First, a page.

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 SAN FRANCISCO (AP) -Federal prosecutors said Monday they did not give baseball steroids investigator George Mitchell a complete copy of an affidavit containing names of players who allegedly received performance-enhancing drugs from a former New York Mets clubhouse employee.
Prosecutors urged a judge to keep under seal the names of the players identified in a sworn statement signed by IRS Special Agent Jeff Novitzky.
The U.S. Attorney's Office in San Francisco said a motion by Hearst Corp. seeking unredacted copies of the search warrant affidavit is a ``thinly veiled attempt to benefit financially'' by publicizing the names of people involved in the government's steroid probe and does not serve a public need.
The government also argued that most of the facts concerning the government's investigation of former Mets employee Kirk Radomski were publicly disclosed after he pleaded guilty in April to felony charges of distributing steroids and laundering money. In the filing, made in U.S. District Court in Central Islip, N.Y., prosecutors said disclosing the names would harm an ongoing investigation of steroid use in sports.
``At its core, this is a choice between the government's articulated legitimate investigative need versus (Hearst's) pecuniary interest in selling newspapers,'' according to the filing.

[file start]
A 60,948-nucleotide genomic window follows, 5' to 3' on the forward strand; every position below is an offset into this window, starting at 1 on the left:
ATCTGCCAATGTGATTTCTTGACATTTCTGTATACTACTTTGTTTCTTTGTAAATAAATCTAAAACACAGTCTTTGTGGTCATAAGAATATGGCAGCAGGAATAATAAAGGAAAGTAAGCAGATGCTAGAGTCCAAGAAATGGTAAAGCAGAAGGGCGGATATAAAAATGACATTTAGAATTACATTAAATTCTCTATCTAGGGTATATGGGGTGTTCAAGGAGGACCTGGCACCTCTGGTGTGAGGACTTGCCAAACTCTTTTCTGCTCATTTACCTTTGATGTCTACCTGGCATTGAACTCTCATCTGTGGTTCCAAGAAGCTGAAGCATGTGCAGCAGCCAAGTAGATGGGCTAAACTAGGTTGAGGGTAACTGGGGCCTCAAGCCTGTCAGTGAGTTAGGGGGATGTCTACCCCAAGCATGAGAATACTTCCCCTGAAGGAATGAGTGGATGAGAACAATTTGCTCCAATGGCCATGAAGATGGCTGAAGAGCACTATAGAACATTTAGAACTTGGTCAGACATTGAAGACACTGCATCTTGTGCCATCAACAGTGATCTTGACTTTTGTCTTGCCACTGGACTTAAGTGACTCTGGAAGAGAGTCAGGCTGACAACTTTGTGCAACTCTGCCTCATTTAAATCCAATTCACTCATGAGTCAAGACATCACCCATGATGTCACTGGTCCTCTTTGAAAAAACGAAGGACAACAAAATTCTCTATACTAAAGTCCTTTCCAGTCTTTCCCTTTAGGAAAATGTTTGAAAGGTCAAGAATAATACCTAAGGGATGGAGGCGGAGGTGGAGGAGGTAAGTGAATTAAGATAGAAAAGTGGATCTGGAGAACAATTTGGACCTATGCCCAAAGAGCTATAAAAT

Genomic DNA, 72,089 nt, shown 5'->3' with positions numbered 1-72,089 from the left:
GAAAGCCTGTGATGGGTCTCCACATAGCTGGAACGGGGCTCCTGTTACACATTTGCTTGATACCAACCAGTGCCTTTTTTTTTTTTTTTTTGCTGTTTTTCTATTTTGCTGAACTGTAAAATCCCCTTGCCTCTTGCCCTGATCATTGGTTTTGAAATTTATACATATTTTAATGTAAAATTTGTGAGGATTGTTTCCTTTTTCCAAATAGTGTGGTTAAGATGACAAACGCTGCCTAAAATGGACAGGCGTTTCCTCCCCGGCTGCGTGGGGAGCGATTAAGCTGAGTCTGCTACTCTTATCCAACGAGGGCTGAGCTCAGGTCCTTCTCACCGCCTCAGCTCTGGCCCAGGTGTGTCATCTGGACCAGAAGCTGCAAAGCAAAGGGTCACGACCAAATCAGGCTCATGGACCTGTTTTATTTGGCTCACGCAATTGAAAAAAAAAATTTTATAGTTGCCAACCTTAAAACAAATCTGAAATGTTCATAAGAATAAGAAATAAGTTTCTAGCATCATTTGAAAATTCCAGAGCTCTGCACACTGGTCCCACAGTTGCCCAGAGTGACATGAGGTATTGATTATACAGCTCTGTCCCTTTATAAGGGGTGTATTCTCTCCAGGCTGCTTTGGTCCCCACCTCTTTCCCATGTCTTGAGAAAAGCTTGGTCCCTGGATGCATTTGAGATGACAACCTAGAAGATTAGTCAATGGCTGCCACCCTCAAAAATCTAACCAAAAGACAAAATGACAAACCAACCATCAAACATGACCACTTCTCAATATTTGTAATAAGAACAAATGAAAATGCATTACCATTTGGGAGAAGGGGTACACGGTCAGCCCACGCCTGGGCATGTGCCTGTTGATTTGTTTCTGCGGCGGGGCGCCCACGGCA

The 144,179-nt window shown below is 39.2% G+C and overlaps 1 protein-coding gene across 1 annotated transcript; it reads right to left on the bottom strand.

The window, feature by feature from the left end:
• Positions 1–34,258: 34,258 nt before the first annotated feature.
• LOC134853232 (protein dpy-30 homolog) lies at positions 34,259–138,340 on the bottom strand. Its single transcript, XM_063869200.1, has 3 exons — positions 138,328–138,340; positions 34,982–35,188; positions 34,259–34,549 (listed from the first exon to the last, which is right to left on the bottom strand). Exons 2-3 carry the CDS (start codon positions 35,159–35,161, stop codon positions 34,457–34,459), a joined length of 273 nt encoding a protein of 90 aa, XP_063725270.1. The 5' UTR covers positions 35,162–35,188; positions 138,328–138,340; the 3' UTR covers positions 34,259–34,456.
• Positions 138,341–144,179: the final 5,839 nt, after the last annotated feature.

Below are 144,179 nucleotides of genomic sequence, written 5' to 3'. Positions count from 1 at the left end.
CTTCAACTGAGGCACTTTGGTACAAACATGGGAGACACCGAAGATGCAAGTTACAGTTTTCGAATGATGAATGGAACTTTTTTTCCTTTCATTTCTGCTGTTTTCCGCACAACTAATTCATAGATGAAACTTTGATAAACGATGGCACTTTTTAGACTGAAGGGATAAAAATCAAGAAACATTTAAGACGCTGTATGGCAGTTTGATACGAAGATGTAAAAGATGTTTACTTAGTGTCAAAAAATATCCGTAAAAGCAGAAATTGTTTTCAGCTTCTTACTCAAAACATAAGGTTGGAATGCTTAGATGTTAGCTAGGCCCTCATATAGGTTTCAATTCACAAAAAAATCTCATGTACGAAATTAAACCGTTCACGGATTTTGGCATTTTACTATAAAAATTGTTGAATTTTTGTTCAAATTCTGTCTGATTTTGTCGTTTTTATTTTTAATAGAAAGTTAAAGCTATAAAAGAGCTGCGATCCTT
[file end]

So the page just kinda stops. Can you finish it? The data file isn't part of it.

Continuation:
The San Francisco Chronicle and the Times Union of Albany, both Hearst-owned newspapers, asked a federal judge in June to make public the 2005 sworn statement by Novitzky. The government said 36 current and former players were supplied drugs by Radomski, but their names were blacked out in the document. Hearst argued that the names should be made public.
Federal prosecutors said Radomski agreed to cooperate with Mitchell as part of his guilty plea.
``The government's decision struck a balance that advances to societal interests in exposing the insidious subculture surrounding the steroid world while at the same time preserving the integrity of its investigations,'' prosecutors wrote. ``Public disclosure would likely harm both the government's investigation and the Mitchell Commission's ability to use the information provided by Mr. Radomski.''
Separately, The Associated Press asked a federal judge in Phoenix last month to make public another blacked-out affidavit from Novitzky that includes the names of baseball players Novitzky said were implicated in drug use by former major league pitcher Jason Grimsley.
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